Nunavut Premier Peter Taptuna has joined with the Inuit Circumpolar Council to demand that the governments of Canada and Denmark tell Russia to keep its toxic space junk out of Inuit marine waters.
“We condemn Russia’s actions and demand that this launch be halted. We can’t afford to have unknown amounts of hydrazine fuel land in largest polynya in the northern hemisphere,” Taptuna said in a statement released Oct. 6
On Oct. 5, Inuit Circumpolar Council had made a similar demand, issued in reaction to Russian plans to launch an old, re-purposed Russian SS-19 intercontinental ballistic missile carrying a European Space Agency satellite into orbit Oct. 13.
The rocket’s second stage contains an unknown quantity of hydrazine, an extremely toxic fuel that could end up falling into the waters of Pikialasorsuaq, also known as the North Water polynya, between Ellesmere Island and Greenland.
“The fact that space agencies are willing to use the Pikialasorsuaq/North Water [polynya] as a toxic dump underscores the pressing need for local management of this sensitive ecosystem. These marine waters are in fact our source of food,” Nancy Karetak-Lindell, the acting chair of the Inuit Circumpolar Council, said Oct. 5 in the ICC statement.
The old SS-19 rockets date to the Cold War and were originally designed by the Soviet Union to carry nuclear warheads. Following the arms control agreements of the 1980s and 1990s and the collapse of the Soviet Union, Russian now uses many of its old SS-19s for commercial civilian purposes.
Because of the fuel’s extreme toxicity, many countries in recent years have been transitioning away from the use of hydrazine.
Karetak-Lindell is also chair of an ICC commission created in 2016 to consult Inuit in Greenland and Canada about the huge, 85,000-square-kilometer (about 33,000-square mile) polynya.
It’s an ecologically rich zone of open water at the northern end of Baffin Bay that feeds numerous marine mammals and birds within its unusually warm microclimate.
The Pikialasorsuaq Commission, after visiting Inuit communities in Canada and Greenland, eventually recommended the area should be managed by Inuit.
They now say the Russia rocket launch should be delayed until the impact of dropping space junk into the polynya can be studied.
“We urge the governments to apply the precautionary principle to this issue and in the absence of certainty about the health and environmental risks of the residual hydrazine fuel and metal debris that will fall into this marine region, the launch must not proceed,” said Kuppik Kleist, the Greenland member of the commission.
In his statement, Taptuna agrees that Canada should act to stop the rocket launch.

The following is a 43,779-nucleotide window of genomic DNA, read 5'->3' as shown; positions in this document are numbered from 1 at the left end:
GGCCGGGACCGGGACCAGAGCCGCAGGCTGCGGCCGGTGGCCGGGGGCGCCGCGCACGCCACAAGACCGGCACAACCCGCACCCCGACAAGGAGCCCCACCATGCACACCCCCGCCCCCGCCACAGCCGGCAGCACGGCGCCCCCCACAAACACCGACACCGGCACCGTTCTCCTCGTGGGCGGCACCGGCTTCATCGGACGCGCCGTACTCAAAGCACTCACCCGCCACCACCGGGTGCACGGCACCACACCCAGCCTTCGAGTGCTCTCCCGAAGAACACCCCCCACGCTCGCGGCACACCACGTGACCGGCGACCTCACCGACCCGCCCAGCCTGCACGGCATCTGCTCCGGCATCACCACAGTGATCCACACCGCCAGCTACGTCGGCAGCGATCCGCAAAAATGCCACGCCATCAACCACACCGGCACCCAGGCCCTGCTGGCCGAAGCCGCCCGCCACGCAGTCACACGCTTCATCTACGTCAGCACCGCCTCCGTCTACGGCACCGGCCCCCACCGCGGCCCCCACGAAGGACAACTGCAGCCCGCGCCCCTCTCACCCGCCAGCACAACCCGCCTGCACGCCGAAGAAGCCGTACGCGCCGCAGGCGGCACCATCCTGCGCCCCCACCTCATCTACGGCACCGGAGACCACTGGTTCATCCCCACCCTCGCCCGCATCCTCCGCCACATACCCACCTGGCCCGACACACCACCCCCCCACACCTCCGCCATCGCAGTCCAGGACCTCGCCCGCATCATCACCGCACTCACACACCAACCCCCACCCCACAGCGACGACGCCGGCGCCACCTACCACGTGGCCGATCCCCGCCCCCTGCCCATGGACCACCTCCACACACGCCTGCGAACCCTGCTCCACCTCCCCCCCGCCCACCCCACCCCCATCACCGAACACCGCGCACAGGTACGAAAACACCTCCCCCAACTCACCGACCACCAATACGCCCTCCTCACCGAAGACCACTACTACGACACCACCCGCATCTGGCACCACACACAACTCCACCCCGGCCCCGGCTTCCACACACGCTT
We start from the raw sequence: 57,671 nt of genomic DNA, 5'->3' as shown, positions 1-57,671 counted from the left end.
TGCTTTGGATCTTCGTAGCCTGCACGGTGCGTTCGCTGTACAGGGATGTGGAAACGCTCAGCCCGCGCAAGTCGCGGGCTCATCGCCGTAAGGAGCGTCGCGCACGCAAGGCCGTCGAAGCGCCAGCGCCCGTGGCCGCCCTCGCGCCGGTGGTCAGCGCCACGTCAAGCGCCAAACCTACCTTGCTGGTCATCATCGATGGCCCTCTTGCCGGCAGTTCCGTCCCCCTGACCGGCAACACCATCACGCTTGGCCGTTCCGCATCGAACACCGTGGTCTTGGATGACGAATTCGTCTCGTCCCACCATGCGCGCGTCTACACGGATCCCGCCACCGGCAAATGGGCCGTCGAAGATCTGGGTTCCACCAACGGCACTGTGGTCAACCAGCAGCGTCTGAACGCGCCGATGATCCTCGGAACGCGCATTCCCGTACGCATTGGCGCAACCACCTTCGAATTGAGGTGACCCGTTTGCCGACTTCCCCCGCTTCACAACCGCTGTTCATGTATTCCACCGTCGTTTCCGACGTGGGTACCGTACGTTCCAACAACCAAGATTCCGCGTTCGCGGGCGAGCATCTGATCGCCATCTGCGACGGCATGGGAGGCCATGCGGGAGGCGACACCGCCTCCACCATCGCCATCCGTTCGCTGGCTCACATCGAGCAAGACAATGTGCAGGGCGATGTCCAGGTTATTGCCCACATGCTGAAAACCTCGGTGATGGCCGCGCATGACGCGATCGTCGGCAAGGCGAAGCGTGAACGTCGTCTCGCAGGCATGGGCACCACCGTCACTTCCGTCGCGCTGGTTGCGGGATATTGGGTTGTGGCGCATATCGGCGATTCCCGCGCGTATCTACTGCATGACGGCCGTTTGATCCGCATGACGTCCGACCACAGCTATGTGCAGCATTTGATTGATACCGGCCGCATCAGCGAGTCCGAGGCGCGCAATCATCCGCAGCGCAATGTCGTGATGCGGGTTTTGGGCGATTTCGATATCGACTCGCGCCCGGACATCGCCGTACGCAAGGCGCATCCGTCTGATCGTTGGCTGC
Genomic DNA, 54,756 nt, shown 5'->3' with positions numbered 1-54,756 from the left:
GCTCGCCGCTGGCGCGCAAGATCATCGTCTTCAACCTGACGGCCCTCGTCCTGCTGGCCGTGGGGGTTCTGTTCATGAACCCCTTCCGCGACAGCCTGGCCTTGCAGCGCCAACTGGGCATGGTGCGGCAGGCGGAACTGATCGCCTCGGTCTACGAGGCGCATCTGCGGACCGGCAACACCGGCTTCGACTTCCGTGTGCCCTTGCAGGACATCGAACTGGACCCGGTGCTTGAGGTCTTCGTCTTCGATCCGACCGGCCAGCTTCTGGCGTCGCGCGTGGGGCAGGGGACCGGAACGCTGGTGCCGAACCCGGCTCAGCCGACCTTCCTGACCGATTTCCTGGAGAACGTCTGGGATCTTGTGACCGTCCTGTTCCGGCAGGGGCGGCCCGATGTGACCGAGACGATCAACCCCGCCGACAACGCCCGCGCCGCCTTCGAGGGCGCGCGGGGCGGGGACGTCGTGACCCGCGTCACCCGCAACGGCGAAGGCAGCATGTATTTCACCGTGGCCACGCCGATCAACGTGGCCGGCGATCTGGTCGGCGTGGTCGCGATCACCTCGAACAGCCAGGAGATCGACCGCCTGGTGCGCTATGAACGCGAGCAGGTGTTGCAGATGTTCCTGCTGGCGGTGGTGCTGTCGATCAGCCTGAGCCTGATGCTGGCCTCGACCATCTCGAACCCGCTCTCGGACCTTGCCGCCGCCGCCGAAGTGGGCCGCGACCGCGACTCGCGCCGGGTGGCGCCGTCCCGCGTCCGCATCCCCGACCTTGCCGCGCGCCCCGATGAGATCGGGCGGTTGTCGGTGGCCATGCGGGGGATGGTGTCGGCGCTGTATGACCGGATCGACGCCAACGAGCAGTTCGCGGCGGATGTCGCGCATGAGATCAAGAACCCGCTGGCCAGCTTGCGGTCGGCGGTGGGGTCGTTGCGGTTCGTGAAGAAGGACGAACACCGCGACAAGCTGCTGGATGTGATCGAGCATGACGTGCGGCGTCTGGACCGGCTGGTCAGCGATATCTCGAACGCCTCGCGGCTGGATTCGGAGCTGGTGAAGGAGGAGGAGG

“Canada has a duty to protect our citizens and marine environment from foreign actions that have the potential to cause ecological contamination and health impacts as a result of residual hydrazine fuel and metal debris that falls into the marine area,” Taptuna said.
And he also said he has communicated with Canada’s prime minister on the issue.
“I have reached out to Prime Minister Trudeau to express Nunavut’s concern and disappointment,” Taptuna said.
Michael Byers, an expert in international law and a professor at the University of British Columbia, said in a recent paper, co-authored with his son, Cameron, that the Russian rocket launch is likely inconsistent with the United Nations Convention on the Law of the Sea.
Canada, Denmark, Norway and Russia are all signatories to that treaty, Byers said.
At the same time, the rocket’s second stage will fall into areas lying within the 200-mile exclusive economic zones of either Canada or Denmark, which means the environmental laws of those countries would automatically apply to any toxic materials dropped into the waters of the Pikialasorsuaq polynya.
This means that Russia, as well as France and the Netherlands, which are involved in the European Space Agency launch, may carry legal liabilities under international law, Byers said.
Another affected area is the Barents Sea, within Norway’s 200-mile exclusive economic zone. That’s where the first stage of the rocket is likely to drop.
But although NOTAMs—or notices to aircraft pilots—are issued in advance of these Russian rocket launches, people who live in the area never receive any advance warning.
“Inuit living near the debris field in Baffin Bay, and who often travel there while hunting, do not receive notice from any source,” Byers said.
Byers paper also cites studies that found that U.S. aerospace workers who came into contact with nuclear missiles fueled by hydrazine suffered numerous health problems including different types of cancers, and that rocket stages dropped on the land in Russia and Kazakhstan have polluted “vast territories.”
Larry Audlaluk, a hunter and former mayor of Grise Fiord, said he’s worried about the upcoming rocket launch.
“Not only do we [Inuit] on both sides of the largest open water [area] depend on the wildlife for sustenance, but the distance between the two countries is very small. The closest gap further north between the two islands is only 32 kilometres,” Audlaluk said.
The ICC also protested the last Russian rocket launch, which threatened to drop toxic hydrazine into Baffin Bay in June 2016.